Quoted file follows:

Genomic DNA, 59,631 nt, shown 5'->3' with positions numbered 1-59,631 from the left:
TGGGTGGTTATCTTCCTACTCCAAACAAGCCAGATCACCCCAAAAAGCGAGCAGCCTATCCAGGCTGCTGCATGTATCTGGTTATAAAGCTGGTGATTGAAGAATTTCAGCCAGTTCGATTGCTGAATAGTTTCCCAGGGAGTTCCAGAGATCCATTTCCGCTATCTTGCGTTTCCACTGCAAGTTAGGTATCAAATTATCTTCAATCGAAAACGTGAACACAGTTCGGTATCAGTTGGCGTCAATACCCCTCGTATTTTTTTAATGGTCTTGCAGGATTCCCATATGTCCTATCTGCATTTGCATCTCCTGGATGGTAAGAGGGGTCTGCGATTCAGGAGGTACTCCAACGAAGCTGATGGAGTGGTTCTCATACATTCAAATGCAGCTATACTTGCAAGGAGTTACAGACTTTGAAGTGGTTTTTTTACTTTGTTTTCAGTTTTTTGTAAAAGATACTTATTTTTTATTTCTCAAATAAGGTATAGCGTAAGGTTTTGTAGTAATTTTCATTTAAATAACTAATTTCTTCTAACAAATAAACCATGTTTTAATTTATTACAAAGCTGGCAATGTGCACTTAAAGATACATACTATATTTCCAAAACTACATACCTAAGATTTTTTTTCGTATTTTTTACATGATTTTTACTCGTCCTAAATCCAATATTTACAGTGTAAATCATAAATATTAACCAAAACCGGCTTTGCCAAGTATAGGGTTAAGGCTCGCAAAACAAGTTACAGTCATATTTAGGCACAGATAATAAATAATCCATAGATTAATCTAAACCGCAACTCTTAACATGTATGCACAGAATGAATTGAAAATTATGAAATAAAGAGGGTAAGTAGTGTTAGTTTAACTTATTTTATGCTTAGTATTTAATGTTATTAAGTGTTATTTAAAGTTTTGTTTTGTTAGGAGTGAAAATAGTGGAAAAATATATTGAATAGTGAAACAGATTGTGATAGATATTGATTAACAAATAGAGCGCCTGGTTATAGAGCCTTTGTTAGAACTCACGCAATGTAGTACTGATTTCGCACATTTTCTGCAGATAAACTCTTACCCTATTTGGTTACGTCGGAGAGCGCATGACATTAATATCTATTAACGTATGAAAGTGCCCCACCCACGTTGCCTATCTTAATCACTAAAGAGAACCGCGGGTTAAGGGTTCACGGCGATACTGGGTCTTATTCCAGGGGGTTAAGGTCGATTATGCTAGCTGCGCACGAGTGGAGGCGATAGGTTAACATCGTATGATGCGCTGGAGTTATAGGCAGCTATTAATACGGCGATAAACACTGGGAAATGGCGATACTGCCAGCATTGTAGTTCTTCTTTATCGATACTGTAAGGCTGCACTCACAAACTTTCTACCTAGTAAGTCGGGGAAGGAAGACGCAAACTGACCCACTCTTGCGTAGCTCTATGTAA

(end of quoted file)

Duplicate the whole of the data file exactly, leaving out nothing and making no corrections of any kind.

Genomic DNA, 59,631 nt, shown 5'->3' with positions numbered 1-59,631 from the left:
TGGGTGGTTATCTTCCTACTCCAAACAAGCCAGATCACCCCAAAAAGCGAGCAGCCTATCCAGGCTGCTGCATGTATCTGGTTATAAAGCTGGTGATTGAAGAATTTCAGCCAGTTCGATTGCTGAATAGTTTCCCAGGGAGTTCCAGAGATCCATTTCCGCTATCTTGCGTTTCCACTGCAAGTTAGGTATCAAATTATCTTCAATCGAAAACGTGAACACAGTTCGGTATCAGTTGGCGTCAATACCCCTCGTATTTTTTTAATGGTCTTGCAGGATTCCCATATGTCCTATCTGCATTTGCATCTCCTGGATGGTAAGAGGGGTCTGCGATTCAGGAGGTACTCCAACGAAGCTGATGGAGTGGTTCTCATACATTCAAATGCAGCTATACTTGCAAGGAGTTACAGACTTTGAAGTGGTTTTTTTACTTTGTTTTCAGTTTTTTGTAAAAGATACTTATTTTTTATTTCTCAAATAAGGTATAGCGTAAGGTTTTGTAGTAATTTTCATTTAAATAACTAATTTCTTCTAACAAATAAACCATGTTTTAATTTATTACAAAGCTGGCAATGTGCACTTAAAGATACATACTATATTTCCAAAACTACATACCTAAGATTTTTTTTCGTATTTTTTACATGATTTTTACTCGTCCTAAATCCAATATTTACAGTGTAAATCATAAATATTAACCAAAACCGGCTTTGCCAAGTATAGGGTTAAGGCTCGCAAAACAAGTTACAGTCATATTTAGGCACAGATAATAAATAATCCATAGATTAATCTAAACCGCAACTCTTAACATGTATGCACAGAATGAATTGAAAATTATGAAATAAAGAGGGTAAGTAGTGTTAGTTTAACTTATTTTATGCTTAGTATTTAATGTTATTAAGTGTTATTTAAAGTTTTGTTTTGTTAGGAGTGAAAATAGTGGAAAAATATATTGAATAGTGAAACAGATTGTGATAGATATTGATTAACAAATAGAGCGCCTGGTTATAGAGCCTTTGTTAGAACTCACGCAATGTAGTACTGATTTCGCACATTTTCTGCAGATAAACTCTTACCCTATTTGGTTACGTCGGAGAGCGCATGACATTAATATCTATTAACGTATGAAAGTGCCCCACCCACGTTGCCTATCTTAATCACTAAAGAGAACCGCGGGTTAAGGGTTCACGGCGATACTGGGTCTTATTCCAGGGGGTTAAGGTCGATTATGCTAGCTGCGCACGAGTGGAGGCGATAGGTTAACATCGTATGATGCGCTGGAGTTATAGGCAGCTATTAATACGGCGATAAACACTGGGAAATGGCGATACTGCCAGCATTGTAGTTCTTCTTTATCGATACTGTAAGGCTGCACTCACAAACTTTCTACCTAGTAAGTCGGGGAAGGAAGACGCAAACTGACCCACTCTTGCGTAGCTCTATGTAA